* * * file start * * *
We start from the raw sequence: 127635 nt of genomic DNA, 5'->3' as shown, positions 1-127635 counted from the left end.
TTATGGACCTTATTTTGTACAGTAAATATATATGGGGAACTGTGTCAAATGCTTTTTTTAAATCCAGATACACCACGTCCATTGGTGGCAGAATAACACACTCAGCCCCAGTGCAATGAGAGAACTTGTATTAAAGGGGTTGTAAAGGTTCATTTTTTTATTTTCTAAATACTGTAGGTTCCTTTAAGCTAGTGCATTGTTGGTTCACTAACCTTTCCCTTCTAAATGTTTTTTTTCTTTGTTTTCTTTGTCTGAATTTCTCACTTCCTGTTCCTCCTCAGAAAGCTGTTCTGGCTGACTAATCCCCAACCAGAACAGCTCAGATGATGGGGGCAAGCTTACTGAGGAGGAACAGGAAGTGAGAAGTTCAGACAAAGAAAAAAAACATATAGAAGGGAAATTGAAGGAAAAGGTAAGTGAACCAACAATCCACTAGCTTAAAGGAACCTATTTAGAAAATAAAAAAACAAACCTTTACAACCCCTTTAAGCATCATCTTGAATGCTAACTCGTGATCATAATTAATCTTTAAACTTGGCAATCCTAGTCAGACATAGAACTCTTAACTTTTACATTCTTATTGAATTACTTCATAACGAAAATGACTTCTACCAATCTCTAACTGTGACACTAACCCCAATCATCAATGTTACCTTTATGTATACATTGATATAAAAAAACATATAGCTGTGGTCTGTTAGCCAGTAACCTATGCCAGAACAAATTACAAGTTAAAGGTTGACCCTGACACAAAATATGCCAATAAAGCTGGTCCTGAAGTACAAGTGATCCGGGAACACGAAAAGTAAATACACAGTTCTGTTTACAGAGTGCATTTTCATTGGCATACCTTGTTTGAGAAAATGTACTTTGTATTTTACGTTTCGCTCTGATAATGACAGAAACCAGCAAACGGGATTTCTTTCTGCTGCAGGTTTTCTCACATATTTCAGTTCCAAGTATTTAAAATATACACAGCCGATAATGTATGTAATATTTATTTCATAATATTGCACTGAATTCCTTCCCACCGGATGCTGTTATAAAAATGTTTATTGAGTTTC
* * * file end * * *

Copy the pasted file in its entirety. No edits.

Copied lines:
We start from the raw sequence: 127635 nt of genomic DNA, 5'->3' as shown, positions 1-127635 counted from the left end.
TTATGGACCTTATTTTGTACAGTAAATATATATGGGGAACTGTGTCAAATGCTTTTTTTAAATCCAGATACACCACGTCCATTGGTGGCAGAATAACACACTCAGCCCCAGTGCAATGAGAGAACTTGTATTAAAGGGGTTGTAAAGGTTCATTTTTTTATTTTCTAAATACTGTAGGTTCCTTTAAGCTAGTGCATTGTTGGTTCACTAACCTTTCCCTTCTAAATGTTTTTTTTCTTTGTTTTCTTTGTCTGAATTTCTCACTTCCTGTTCCTCCTCAGAAAGCTGTTCTGGCTGACTAATCCCCAACCAGAACAGCTCAGATGATGGGGGCAAGCTTACTGAGGAGGAACAGGAAGTGAGAAGTTCAGACAAAGAAAAAAAACATATAGAAGGGAAATTGAAGGAAAAGGTAAGTGAACCAACAATCCACTAGCTTAAAGGAACCTATTTAGAAAATAAAAAAACAAACCTTTACAACCCCTTTAAGCATCATCTTGAATGCTAACTCGTGATCATAATTAATCTTTAAACTTGGCAATCCTAGTCAGACATAGAACTCTTAACTTTTACATTCTTATTGAATTACTTCATAACGAAAATGACTTCTACCAATCTCTAACTGTGACACTAACCCCAATCATCAATGTTACCTTTATGTATACATTGATATAAAAAAACATATAGCTGTGGTCTGTTAGCCAGTAACCTATGCCAGAACAAATTACAAGTTAAAGGTTGACCCTGACACAAAATATGCCAATAAAGCTGGTCCTGAAGTACAAGTGATCCGGGAACACGAAAAGTAAATACACAGTTCTGTTTACAGAGTGCATTTTCATTGGCATACCTTGTTTGAGAAAATGTACTTTGTATTTTACGTTTCGCTCTGATAATGACAGAAACCAGCAAACGGGATTTCTTTCTGCTGCAGGTTTTCTCACATATTTCAGTTCCAAGTATTTAAAATATACACAGCCGATAATGTATGTAATATTTATTTCATAATATTGCACTGAATTCCTTCCCACCGGATGCTGTTATAAAAATGTTTATTGAGTTTC